Golf is a dying sport, and country club memberships are seen as an elitist relic of the past. But cultural changes are only one reason golf courses are falling out of favour: The chemical-laden, water-guzzling greens are especially irresponsible for areas hit by drought. Here's an idea from Japan for those sunny green fairways: Use them to generate solar energy instead.
Japan energy giant Kyocera broke ground last week on a 23-megawatt solar farm that's being installed on an abandoned golf course in the Kyoto Prefecture, making it the largest solar energy array in the region. But that's not even the only golf-to-solar project in the country. A 92-megawatt solar farm is planned for land in Kagoshima Prefecture that was designated for a golf course, but was never built.
Repurposing golf courses for energy generation makes sense in Japan, where an economic crisis reigned in frivolous expenses and space for solar panels is at a premium (Kyocera is also behind the famous floating solar arrays just off Japan's coast). But the idea it seems to be catching on in the US as well. According to Quartz, golf courses in New York and Minnesota are also replacing golf courses with solar farms.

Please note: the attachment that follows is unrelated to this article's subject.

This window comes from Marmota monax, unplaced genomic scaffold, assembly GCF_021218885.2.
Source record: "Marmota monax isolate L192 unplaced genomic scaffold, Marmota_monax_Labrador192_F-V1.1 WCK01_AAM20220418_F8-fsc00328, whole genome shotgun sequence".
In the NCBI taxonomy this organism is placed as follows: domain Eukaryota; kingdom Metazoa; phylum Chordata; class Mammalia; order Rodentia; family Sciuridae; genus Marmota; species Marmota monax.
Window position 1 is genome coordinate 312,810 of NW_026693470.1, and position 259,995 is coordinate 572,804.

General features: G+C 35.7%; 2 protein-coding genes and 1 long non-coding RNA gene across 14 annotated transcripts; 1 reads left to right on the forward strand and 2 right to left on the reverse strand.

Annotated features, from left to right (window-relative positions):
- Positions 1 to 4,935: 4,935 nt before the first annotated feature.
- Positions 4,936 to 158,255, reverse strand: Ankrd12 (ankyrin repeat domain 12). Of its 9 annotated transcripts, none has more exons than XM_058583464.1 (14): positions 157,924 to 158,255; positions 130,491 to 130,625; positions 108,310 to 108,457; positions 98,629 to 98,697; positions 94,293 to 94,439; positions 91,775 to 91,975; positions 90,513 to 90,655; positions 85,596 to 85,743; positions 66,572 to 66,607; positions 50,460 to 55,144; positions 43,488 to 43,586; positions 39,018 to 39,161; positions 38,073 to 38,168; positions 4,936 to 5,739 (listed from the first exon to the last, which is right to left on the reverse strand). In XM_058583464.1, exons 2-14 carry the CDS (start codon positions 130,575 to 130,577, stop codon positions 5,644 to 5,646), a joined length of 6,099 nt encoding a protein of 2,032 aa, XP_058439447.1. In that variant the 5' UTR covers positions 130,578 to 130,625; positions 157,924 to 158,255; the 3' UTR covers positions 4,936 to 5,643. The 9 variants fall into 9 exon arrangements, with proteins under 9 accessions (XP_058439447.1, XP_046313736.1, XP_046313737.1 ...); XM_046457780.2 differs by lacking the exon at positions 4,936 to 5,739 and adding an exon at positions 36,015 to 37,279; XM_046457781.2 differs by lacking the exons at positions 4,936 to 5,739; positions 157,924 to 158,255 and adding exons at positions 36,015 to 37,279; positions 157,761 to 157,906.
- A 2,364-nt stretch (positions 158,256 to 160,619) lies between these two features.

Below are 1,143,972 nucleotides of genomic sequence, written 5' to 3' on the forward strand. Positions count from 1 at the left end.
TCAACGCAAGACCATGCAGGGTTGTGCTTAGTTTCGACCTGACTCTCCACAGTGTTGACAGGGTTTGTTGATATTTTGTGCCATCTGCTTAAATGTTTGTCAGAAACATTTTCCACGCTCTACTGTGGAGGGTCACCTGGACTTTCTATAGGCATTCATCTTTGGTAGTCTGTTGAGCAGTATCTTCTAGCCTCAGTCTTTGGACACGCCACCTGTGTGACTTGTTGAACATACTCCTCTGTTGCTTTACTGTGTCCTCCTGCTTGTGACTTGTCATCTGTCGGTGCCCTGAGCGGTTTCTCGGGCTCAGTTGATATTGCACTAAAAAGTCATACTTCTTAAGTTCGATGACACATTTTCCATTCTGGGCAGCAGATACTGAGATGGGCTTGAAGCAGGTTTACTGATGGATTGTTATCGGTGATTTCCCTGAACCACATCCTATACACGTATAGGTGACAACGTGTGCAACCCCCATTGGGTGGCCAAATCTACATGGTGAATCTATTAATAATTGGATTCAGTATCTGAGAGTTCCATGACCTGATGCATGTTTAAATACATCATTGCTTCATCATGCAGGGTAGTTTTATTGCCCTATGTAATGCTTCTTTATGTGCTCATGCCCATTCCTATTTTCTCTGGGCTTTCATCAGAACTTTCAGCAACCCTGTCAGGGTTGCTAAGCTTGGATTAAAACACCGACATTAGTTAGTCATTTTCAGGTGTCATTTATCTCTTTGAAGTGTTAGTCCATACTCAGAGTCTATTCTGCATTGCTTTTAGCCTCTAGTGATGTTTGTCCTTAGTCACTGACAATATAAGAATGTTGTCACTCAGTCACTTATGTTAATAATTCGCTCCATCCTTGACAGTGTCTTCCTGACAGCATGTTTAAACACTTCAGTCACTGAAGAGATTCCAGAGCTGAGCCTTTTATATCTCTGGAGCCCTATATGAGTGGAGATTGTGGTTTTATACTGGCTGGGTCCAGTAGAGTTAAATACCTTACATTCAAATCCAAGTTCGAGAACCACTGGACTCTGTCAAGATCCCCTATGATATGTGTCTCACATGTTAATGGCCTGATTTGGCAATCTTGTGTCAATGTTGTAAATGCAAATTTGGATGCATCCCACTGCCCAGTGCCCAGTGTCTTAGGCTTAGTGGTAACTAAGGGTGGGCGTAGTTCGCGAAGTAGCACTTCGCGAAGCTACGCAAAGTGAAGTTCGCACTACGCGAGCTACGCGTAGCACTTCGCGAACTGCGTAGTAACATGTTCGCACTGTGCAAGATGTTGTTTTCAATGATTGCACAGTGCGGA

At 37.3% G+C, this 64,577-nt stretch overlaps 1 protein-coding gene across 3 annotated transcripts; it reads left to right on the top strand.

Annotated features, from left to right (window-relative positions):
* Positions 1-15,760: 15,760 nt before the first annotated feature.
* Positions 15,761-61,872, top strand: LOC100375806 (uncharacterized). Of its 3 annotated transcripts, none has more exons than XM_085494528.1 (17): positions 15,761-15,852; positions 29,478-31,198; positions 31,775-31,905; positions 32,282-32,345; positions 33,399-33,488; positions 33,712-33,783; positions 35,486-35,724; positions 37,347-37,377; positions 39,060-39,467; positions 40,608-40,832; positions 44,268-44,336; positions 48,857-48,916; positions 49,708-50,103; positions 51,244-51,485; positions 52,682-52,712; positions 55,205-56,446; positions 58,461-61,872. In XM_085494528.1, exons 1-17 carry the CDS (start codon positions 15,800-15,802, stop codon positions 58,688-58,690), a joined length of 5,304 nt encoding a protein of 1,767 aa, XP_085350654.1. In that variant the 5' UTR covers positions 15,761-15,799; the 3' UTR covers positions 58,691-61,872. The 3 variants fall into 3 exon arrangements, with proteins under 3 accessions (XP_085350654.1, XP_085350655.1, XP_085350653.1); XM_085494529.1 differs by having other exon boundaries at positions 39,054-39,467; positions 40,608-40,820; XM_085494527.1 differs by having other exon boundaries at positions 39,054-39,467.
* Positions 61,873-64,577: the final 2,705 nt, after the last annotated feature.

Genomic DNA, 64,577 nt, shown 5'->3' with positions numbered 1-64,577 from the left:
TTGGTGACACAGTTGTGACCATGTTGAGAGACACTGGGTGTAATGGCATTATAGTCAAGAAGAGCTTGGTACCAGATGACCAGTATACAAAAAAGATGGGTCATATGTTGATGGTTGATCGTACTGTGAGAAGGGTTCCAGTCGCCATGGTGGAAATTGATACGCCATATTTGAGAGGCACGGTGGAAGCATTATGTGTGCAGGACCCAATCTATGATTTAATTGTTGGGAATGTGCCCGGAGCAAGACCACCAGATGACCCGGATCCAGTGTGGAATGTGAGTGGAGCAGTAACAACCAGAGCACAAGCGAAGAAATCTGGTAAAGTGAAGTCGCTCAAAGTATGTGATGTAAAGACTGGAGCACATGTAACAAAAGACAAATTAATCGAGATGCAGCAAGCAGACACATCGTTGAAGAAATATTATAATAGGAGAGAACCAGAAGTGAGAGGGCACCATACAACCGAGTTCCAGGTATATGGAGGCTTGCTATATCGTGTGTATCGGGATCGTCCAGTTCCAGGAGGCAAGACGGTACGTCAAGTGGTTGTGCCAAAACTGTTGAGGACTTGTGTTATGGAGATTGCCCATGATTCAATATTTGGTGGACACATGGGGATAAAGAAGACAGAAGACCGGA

These aren't even the sunniest spots in the country -- think of the potential in places that could really use all that water being dumped on golf courses, like Arizona and California. The overdevelopment of golf infrastructure has resulted in a glut of courses in these arid climates that also happen to have lots of sun. Maybe they could use James Cameron's concept and plant a field of solar sunflowers.
Rendering of the Kanoya Osaki Solar Hills Solar Power Plant in Japan by Kyocera